Carolyn Fraser is a writer and letterpress printer in Melbourne, Australia. She is a regular contributor to UPPERCASE Magazine. She can be found on Twitter as @girlprinter. This piece was originally published in UPPERCASE, Issue 14.
Years after Ida Atchison and her friend Bessie Stevens were photographed together in fancy dress, Ida remembered almost nothing about why or how the costumes came to be made. She did, however, remember being glad she was the one wearing the dress – Bessie, she recalled, suffered the indignity of not being able to use the bathroom because her paper pantsuit wasn’t easily removed. (But you’d never know it from her expression, above left.)
The photograph from 1928 shows two girls dressed in costumes, covered in the brand insignia of Bryant & May’s famous Crown safety matches. The girls are wearing paper crowns pasted with Bryant & May’s box labels, and even Ida’s shoes are decorated with labels. A placard in the form of a giant match is propped between them, with an oversize replica of a box label and a hand-lettered sign that exhorts “Buy Australian Made.”
Ida and Bessie’s photograph is one of a series of images of people in Bryant & May-inspired costumes found in the archives at the State Library of Victoria. But why? What was this costume fad and how did it come to be?
The Bryant & May match company was established in Melbourne in 1909, when representatives of the English parent company took over an existing match concern and proceeded to build what became known as the “model” factory of Australia. At the height of production, it employed 800 workers, 500 of whom were women. In addition to its first-class machinery, ergonomically-correct work stations and clean, well-ventilated work spaces, the company became famous for its workers’ amenities, including dining halls, club rooms, a ballroom, tennis and basketball courts and a bowling green. The archives for the Empire Works Social Club contain pages and pages of letters between the Club and amateur orchestras, vaudeville agents and dance troupes, making arrangements to engage their services for social occasions. But nothing in the archive explained Ida and Bessie’s curious costumes. An explanation was found in their small town newspaper, in a report about the fancy dress ball they attended.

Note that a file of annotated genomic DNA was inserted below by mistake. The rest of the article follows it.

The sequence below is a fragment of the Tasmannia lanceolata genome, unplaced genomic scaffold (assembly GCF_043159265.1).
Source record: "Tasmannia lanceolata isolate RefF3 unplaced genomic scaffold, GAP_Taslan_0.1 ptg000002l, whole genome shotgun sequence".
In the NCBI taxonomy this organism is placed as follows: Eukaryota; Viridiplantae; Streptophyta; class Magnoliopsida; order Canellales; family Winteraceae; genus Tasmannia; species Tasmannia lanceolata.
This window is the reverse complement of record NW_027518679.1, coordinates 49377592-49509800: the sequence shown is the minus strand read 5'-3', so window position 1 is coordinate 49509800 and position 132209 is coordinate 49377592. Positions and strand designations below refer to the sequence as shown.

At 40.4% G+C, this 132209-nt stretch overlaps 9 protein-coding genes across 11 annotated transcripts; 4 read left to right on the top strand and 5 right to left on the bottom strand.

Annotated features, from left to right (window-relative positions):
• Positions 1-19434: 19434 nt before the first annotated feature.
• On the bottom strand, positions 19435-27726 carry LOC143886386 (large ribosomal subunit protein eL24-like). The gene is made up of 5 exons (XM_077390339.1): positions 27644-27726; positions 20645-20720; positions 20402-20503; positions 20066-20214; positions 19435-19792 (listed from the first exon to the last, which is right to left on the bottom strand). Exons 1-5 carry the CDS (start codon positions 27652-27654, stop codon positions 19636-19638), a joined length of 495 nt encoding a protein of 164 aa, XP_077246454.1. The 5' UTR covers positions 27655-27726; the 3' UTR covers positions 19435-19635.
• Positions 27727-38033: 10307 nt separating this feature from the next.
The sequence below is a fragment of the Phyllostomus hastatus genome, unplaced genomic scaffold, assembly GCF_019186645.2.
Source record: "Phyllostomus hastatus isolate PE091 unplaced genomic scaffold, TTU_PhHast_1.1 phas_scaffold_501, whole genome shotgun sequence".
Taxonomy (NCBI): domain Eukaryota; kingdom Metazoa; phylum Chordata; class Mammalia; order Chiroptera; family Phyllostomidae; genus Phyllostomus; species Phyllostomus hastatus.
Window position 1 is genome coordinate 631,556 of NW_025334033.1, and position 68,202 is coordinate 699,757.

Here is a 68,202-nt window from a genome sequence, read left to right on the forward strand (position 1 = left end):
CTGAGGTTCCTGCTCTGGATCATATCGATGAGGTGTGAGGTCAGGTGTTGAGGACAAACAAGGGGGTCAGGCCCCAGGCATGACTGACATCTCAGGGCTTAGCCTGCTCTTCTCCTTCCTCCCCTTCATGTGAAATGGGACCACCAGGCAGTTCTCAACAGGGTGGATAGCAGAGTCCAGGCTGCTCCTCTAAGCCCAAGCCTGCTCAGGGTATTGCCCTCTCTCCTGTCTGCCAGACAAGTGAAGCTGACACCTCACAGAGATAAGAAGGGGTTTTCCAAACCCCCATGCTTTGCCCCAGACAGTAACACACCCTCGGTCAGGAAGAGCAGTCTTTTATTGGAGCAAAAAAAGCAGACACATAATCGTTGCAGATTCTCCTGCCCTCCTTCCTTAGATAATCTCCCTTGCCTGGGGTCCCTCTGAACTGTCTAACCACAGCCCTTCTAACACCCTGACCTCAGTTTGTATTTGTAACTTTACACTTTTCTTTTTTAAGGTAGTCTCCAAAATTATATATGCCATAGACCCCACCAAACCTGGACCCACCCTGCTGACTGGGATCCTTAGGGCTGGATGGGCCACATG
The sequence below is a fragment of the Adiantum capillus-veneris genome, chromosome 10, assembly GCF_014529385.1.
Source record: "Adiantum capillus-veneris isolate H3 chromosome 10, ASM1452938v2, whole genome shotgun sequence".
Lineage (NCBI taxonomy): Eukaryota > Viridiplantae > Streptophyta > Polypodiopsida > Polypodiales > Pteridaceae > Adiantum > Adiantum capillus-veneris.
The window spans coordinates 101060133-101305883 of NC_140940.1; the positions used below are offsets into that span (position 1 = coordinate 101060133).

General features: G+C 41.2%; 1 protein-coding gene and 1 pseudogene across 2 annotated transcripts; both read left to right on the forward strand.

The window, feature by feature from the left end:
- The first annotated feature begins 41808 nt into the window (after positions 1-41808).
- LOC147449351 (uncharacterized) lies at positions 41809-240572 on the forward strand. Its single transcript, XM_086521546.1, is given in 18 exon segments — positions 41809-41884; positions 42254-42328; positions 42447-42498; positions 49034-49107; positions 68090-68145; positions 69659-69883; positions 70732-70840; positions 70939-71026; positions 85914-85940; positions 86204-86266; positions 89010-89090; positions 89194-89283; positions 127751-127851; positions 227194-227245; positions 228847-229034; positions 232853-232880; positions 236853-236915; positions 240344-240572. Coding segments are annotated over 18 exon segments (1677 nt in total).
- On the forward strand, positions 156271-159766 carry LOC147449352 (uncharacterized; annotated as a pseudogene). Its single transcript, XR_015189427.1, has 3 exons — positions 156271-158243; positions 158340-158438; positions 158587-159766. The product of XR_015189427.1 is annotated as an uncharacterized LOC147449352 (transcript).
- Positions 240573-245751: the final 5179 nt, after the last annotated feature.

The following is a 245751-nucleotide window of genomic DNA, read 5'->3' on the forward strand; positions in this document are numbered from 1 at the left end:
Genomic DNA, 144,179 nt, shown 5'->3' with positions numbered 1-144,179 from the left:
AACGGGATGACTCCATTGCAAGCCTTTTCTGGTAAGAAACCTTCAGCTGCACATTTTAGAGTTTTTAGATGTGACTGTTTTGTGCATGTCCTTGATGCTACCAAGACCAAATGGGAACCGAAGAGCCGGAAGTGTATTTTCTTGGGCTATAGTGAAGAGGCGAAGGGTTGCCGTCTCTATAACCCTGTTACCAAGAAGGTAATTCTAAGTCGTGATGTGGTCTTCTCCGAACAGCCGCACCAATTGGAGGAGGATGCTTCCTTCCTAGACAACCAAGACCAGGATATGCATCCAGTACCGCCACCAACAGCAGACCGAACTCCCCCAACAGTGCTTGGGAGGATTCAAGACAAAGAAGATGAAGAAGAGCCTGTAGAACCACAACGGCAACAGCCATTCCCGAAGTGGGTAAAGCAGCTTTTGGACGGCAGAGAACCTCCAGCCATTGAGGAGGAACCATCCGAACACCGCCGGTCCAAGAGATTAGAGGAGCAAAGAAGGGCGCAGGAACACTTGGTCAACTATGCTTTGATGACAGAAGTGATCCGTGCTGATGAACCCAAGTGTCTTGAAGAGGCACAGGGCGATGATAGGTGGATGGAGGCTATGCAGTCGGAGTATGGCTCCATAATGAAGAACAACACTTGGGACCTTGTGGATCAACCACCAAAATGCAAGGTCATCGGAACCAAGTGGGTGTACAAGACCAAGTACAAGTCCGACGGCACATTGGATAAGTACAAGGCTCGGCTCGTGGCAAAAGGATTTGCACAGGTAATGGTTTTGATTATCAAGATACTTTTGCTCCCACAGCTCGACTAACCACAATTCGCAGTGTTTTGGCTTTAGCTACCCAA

As it turns out, poster balls were a subset of a broader phenomenon of fundraising fancy dress balls. They specifically required participants to dress as advertisements of the day or as the advertised product itself. At the Children’s Poster Ball held in Atherton, North Queensland, in September 1947, poster costumes represented iconic brands including Aspro, Bex Powders, Capstan cigarettes, Yates’ seeds, Reckitt’s Bag Blue, Bon Ami, Sutall soap, Persil washing powder and Bryant & May matches. A special prize of 10/6 was given by Mr. Hopper of Hopper’s Radio to Marion Evans, who wore the championship-winning costume of the evening – “a perfect depiction of a tube of Ipana toothpaste.”
The period of the poster ball fad saw an explosion both in the availability of consumer goods and the printed materials used to promote them. That people of the period chose to embody these goods and revel in the saturated colours and imagery of the products and their promotional materials speaks to the particular enjoyment we find in things and our sensual relationship to them. The poster ball craze was a marketer’s dream, and one that contemporary advertising professionals can only hope in vain to emulate in our far more cynical age.
What do you think? Brilliant marketing ploy, or an example of irrepressible creativity?